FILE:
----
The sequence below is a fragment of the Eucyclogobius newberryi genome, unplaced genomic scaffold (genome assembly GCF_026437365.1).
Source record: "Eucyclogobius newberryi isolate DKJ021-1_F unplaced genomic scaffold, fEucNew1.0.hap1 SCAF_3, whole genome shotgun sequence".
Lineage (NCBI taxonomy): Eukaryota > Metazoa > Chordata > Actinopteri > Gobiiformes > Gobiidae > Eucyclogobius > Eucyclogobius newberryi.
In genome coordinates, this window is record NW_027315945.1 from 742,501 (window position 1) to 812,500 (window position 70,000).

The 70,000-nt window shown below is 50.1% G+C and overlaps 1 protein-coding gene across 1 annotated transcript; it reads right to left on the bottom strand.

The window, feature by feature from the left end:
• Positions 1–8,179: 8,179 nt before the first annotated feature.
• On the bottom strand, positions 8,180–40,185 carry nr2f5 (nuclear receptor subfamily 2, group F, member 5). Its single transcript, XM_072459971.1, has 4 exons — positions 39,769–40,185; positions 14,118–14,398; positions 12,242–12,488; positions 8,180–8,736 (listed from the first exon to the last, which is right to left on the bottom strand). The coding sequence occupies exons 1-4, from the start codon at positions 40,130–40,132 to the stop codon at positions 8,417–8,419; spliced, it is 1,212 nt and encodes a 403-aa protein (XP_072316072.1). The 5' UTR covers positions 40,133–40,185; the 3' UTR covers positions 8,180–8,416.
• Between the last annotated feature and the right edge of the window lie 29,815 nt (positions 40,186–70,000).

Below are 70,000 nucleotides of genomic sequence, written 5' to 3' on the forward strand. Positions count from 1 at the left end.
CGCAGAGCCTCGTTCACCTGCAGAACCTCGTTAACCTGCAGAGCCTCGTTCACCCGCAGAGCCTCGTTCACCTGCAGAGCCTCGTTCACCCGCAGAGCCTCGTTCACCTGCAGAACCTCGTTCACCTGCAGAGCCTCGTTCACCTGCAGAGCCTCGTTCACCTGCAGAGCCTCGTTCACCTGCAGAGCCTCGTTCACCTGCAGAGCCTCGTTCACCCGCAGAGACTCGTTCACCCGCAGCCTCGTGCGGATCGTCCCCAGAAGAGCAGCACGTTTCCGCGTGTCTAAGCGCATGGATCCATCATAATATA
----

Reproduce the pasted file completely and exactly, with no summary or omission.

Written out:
The sequence below is a fragment of the Eucyclogobius newberryi genome, unplaced genomic scaffold (genome assembly GCF_026437365.1).
Source record: "Eucyclogobius newberryi isolate DKJ021-1_F unplaced genomic scaffold, fEucNew1.0.hap1 SCAF_3, whole genome shotgun sequence".
Lineage (NCBI taxonomy): Eukaryota > Metazoa > Chordata > Actinopteri > Gobiiformes > Gobiidae > Eucyclogobius > Eucyclogobius newberryi.
In genome coordinates, this window is record NW_027315945.1 from 742,501 (window position 1) to 812,500 (window position 70,000).

The 70,000-nt window shown below is 50.1% G+C and overlaps 1 protein-coding gene across 1 annotated transcript; it reads right to left on the bottom strand.

The window, feature by feature from the left end:
• Positions 1–8,179: 8,179 nt before the first annotated feature.
• On the bottom strand, positions 8,180–40,185 carry nr2f5 (nuclear receptor subfamily 2, group F, member 5). Its single transcript, XM_072459971.1, has 4 exons — positions 39,769–40,185; positions 14,118–14,398; positions 12,242–12,488; positions 8,180–8,736 (listed from the first exon to the last, which is right to left on the bottom strand). The coding sequence occupies exons 1-4, from the start codon at positions 40,130–40,132 to the stop codon at positions 8,417–8,419; spliced, it is 1,212 nt and encodes a 403-aa protein (XP_072316072.1). The 5' UTR covers positions 40,133–40,185; the 3' UTR covers positions 8,180–8,416.
• Between the last annotated feature and the right edge of the window lie 29,815 nt (positions 40,186–70,000).

Below are 70,000 nucleotides of genomic sequence, written 5' to 3' on the forward strand. Positions count from 1 at the left end.
CGCAGAGCCTCGTTCACCTGCAGAACCTCGTTAACCTGCAGAGCCTCGTTCACCCGCAGAGCCTCGTTCACCTGCAGAGCCTCGTTCACCCGCAGAGCCTCGTTCACCTGCAGAACCTCGTTCACCTGCAGAGCCTCGTTCACCTGCAGAGCCTCGTTCACCTGCAGAGCCTCGTTCACCTGCAGAGCCTCGTTCACCTGCAGAGCCTCGTTCACCCGCAGAGACTCGTTCACCCGCAGCCTCGTGCGGATCGTCCCCAGAAGAGCAGCACGTTTCCGCGTGTCTAAGCGCATGGATCCATCATAATATA